Call of Duty: Elite has been a big success for Activision, with 7M members, 1.5M of whom are premium users who paid $50 USD for a year's subscription. However, Activision still feels like it "bungled" the launch, making users warier of the service than they should have been.
"I hesitate to talk about Elite, because even though we've had some early success with the numbers, it's far from time for us to be doing any victory laps on Elite," stated Activision CEO Eric Hirschberg.
The decision on how to tell gamers about Elite was mismanaged. According to Hirschberg, "We chose to tell people right out of the gate that while the vast majority of features would be free, there would be a premium membership. A lot people thought we should have waited and show people what they get for the premium membership before talking about its existence. But we knew this question about whether it would be free would immediately be asked. We'd be put on the spot. We chose to be transparent and tell people our intentions from the beginning. The words 'Call of Duty' plus the word 'subscription' equals 'unleash blogger hell'."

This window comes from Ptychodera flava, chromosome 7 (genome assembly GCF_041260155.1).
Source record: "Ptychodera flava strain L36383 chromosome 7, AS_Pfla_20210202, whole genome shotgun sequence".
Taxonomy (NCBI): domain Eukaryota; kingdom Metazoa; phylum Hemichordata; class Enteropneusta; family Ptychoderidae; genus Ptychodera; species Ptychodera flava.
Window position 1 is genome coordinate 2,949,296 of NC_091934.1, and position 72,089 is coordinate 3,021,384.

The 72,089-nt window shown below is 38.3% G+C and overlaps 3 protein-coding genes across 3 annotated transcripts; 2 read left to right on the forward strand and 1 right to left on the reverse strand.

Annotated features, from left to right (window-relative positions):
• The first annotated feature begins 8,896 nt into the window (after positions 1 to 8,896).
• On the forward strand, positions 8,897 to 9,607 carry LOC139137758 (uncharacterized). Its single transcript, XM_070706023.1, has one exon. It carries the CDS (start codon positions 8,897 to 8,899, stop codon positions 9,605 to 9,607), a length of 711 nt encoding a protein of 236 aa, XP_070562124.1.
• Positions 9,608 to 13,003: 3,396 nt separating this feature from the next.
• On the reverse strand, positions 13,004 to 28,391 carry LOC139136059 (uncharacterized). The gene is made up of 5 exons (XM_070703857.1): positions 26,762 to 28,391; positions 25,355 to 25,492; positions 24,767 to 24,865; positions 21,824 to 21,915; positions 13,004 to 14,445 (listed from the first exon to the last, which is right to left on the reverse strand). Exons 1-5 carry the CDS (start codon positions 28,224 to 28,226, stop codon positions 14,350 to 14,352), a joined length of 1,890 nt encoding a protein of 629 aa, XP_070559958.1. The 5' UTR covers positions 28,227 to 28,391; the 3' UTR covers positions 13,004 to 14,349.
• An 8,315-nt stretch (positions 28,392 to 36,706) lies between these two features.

As more details were revealed at Call of Duty XP, the first convention for the Call of Duty franchise, the angst was lessened, when it became clear much of the premium subscribership was mostly wrapped around a yearlong Season Pass for maps. PC gamers who feared that Elite was an Xbox Live Gold-style membership where players had to pay to play multiplayer online were mollified by the fact it wasn't the case.
However, Hirschberg also pointed out the disastrous server issues during launch as another problem that should have been avoided. "We had some technological stumbles at launch and that frustrated some of our fans. We're still making that right," Hirschberg lamented, then added, "But if we only talk about the things that go as planned then we miss some of the most valuable dialogue that can come out of this."
Gamers can expect the Call of Duty game launches.to debut late in 2012 when the next